Origins of Pound Cake
Turns out, the original pound cake didn't weigh a pound... it weighted FOUR pounds!
Pound cake was created in the early 1700s in Britain. The recipe was copied and featured in the first American cookbook American Cookery by Amelia Simmons (published in 1796!).
It read, "One pound sugar, one pound butter, one pound flour, one pound or ten eggs, rose water one gill, spices to your taste; watch it well, it will bake in a slow oven in 15 minutes."
While the baked cake was over a pound, each of the ingredients weighed a pound. The name stuck.
No one wants to make (or eat) a four pound cake, so over the years the core ingredients are the same, but the quantities have changed. The ratio of ingredients is still 1:1:1:1. Leavening agents, like baking powder or baking soda, have been added to produce a lighter cake.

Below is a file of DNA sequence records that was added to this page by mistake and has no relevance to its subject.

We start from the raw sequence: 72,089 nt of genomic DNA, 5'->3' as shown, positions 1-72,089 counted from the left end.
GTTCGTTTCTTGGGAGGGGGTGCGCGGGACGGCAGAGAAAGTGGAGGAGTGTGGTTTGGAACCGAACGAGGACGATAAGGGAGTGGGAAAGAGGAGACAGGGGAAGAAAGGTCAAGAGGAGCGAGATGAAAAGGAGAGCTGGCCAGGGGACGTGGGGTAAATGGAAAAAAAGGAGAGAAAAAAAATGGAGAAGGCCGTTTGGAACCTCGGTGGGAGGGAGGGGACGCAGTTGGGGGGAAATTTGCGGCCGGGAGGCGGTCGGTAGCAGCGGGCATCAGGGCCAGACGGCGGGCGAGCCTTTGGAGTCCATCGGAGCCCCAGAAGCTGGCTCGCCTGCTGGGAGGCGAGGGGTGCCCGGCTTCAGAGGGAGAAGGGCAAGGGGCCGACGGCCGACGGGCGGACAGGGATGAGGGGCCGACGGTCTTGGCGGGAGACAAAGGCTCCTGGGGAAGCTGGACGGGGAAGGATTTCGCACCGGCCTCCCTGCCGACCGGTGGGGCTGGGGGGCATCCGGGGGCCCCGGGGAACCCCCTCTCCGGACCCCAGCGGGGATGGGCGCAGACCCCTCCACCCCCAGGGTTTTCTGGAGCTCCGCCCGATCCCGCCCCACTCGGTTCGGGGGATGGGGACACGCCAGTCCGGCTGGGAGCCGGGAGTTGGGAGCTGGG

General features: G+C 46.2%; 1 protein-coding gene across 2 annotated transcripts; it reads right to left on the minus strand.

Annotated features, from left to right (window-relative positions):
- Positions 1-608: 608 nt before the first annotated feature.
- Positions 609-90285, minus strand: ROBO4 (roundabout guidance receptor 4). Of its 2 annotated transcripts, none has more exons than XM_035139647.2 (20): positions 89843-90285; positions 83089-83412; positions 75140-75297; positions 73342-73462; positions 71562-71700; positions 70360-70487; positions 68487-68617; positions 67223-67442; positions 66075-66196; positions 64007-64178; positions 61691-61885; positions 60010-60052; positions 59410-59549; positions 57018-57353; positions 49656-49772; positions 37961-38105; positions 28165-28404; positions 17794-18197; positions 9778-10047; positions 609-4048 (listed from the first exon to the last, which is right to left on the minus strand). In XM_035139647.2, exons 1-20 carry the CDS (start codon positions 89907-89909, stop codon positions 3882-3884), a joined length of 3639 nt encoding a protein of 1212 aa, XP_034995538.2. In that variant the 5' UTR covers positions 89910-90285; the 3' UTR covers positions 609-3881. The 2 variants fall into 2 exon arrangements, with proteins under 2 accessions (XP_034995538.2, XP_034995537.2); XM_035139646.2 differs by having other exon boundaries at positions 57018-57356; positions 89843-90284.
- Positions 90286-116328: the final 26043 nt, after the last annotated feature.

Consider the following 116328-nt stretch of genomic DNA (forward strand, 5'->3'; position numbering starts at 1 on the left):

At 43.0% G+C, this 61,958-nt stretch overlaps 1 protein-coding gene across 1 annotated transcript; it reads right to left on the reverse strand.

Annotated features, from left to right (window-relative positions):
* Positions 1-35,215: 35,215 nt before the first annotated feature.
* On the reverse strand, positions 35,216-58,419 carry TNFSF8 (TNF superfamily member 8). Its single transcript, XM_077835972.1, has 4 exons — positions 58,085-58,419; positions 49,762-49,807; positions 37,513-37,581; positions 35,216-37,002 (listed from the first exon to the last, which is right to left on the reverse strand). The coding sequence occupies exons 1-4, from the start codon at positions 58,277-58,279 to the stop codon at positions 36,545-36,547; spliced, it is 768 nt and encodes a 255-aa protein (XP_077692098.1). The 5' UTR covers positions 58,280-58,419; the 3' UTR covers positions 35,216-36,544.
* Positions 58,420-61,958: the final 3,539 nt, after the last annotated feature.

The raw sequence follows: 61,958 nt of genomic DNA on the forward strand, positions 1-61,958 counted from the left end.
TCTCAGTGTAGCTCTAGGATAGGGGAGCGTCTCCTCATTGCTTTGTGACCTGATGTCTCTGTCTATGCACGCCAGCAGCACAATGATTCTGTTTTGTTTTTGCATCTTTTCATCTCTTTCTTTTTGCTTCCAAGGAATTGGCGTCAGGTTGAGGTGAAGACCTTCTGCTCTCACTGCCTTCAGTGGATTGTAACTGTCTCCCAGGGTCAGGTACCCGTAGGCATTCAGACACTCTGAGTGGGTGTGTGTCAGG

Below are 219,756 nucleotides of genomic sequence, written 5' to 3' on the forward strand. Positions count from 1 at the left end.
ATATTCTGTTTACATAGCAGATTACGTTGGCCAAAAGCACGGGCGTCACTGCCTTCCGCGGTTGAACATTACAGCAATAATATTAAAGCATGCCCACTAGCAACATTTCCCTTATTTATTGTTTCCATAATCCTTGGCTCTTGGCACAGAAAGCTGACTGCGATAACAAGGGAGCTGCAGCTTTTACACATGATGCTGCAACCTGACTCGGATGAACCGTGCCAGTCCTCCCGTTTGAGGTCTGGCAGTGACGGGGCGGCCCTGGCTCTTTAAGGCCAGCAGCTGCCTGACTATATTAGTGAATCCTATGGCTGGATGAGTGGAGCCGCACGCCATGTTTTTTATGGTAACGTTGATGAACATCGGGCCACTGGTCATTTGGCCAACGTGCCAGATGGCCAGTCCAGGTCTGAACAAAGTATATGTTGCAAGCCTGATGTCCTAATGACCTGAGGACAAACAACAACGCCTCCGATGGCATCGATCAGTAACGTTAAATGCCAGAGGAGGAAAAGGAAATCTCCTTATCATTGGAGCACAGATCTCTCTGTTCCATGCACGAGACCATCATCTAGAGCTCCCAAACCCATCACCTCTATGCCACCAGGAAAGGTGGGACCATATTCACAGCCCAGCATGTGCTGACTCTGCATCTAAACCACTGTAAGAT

Across the world, different countries have their take on this classic dessert. In the United States, some of the butter is substituted with sour cream or cream cheese to add a slight tang to the cake. In regions of the Caribbean, they add rum. In France, some beaten egg whites instead of whole yolks are incorporated for a lighter batter. If you have a pound cake in Mexico, it might have walnuts or raisins. A Venezuelan/Columbian style drenches a pound cake in wine.
Pound cakes are a blank canvas. Follow the ratio of ingredients, add extracts, nuts, dried fruit, chocolate chips - whatever your taste buds desire - to create a magnificent dessert. If you bake to make a pound cake, try one of these Blue Ribbon pound cake recipes